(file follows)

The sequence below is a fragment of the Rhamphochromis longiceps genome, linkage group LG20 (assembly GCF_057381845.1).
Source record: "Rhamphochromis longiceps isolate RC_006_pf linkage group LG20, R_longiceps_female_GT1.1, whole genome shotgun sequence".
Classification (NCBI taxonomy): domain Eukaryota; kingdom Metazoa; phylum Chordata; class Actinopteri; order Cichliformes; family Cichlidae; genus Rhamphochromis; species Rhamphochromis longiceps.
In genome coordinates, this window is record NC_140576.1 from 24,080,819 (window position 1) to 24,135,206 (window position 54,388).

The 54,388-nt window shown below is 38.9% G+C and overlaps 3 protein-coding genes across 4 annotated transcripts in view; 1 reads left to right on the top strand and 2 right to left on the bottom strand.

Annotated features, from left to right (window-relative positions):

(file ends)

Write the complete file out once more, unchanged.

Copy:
The sequence below is a fragment of the Rhamphochromis longiceps genome, linkage group LG20 (assembly GCF_057381845.1).
Source record: "Rhamphochromis longiceps isolate RC_006_pf linkage group LG20, R_longiceps_female_GT1.1, whole genome shotgun sequence".
Classification (NCBI taxonomy): domain Eukaryota; kingdom Metazoa; phylum Chordata; class Actinopteri; order Cichliformes; family Cichlidae; genus Rhamphochromis; species Rhamphochromis longiceps.
In genome coordinates, this window is record NC_140576.1 from 24,080,819 (window position 1) to 24,135,206 (window position 54,388).

The 54,388-nt window shown below is 38.9% G+C and overlaps 3 protein-coding genes across 4 annotated transcripts in view; 1 reads left to right on the top strand and 2 right to left on the bottom strand.

Annotated features, from left to right (window-relative positions):